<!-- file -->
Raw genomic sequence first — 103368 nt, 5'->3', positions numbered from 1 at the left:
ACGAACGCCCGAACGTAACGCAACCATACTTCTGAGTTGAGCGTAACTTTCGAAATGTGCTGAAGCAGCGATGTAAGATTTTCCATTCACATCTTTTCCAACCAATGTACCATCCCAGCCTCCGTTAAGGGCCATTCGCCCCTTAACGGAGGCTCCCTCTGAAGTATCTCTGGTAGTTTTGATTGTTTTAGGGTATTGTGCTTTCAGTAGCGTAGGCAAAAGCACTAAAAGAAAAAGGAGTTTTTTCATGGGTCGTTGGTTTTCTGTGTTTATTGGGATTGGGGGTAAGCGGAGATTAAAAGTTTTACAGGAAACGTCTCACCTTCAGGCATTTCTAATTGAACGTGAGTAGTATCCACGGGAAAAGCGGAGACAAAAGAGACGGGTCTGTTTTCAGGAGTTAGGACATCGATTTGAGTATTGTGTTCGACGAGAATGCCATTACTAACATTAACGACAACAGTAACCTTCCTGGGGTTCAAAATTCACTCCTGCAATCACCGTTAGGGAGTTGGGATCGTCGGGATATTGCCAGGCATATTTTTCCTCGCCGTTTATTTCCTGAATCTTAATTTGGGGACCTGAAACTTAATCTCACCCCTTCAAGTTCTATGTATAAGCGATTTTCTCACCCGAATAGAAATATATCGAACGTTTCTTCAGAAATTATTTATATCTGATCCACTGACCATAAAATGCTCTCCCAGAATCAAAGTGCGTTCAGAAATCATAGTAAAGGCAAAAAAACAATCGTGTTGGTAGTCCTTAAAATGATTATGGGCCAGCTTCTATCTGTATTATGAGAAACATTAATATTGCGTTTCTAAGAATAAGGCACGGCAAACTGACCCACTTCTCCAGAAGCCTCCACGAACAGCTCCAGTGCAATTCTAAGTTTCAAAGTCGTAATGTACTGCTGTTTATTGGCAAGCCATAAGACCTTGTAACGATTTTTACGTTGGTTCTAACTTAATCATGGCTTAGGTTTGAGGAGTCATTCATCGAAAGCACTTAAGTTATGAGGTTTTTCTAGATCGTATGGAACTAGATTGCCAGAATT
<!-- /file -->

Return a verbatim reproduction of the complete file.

Raw genomic sequence first — 103368 nt, 5'->3', positions numbered from 1 at the left:
ACGAACGCCCGAACGTAACGCAACCATACTTCTGAGTTGAGCGTAACTTTCGAAATGTGCTGAAGCAGCGATGTAAGATTTTCCATTCACATCTTTTCCAACCAATGTACCATCCCAGCCTCCGTTAAGGGCCATTCGCCCCTTAACGGAGGCTCCCTCTGAAGTATCTCTGGTAGTTTTGATTGTTTTAGGGTATTGTGCTTTCAGTAGCGTAGGCAAAAGCACTAAAAGAAAAAGGAGTTTTTTCATGGGTCGTTGGTTTTCTGTGTTTATTGGGATTGGGGGTAAGCGGAGATTAAAAGTTTTACAGGAAACGTCTCACCTTCAGGCATTTCTAATTGAACGTGAGTAGTATCCACGGGAAAAGCGGAGACAAAAGAGACGGGTCTGTTTTCAGGAGTTAGGACATCGATTTGAGTATTGTGTTCGACGAGAATGCCATTACTAACATTAACGACAACAGTAACCTTCCTGGGGTTCAAAATTCACTCCTGCAATCACCGTTAGGGAGTTGGGATCGTCGGGATATTGCCAGGCATATTTTTCCTCGCCGTTTATTTCCTGAATCTTAATTTGGGGACCTGAAACTTAATCTCACCCCTTCAAGTTCTATGTATAAGCGATTTTCTCACCCGAATAGAAATATATCGAACGTTTCTTCAGAAATTATTTATATCTGATCCACTGACCATAAAATGCTCTCCCAGAATCAAAGTGCGTTCAGAAATCATAGTAAAGGCAAAAAAACAATCGTGTTGGTAGTCCTTAAAATGATTATGGGCCAGCTTCTATCTGTATTATGAGAAACATTAATATTGCGTTTCTAAGAATAAGGCACGGCAAACTGACCCACTTCTCCAGAAGCCTCCACGAACAGCTCCAGTGCAATTCTAAGTTTCAAAGTCGTAATGTACTGCTGTTTATTGGCAAGCCATAAGACCTTGTAACGATTTTTACGTTGGTTCTAACTTAATCATGGCTTAGGTTTGAGGAGTCATTCATCGAAAGCACTTAAGTTATGAGGTTTTTCTAGATCGTATGGAACTAGATTGCCAGAATT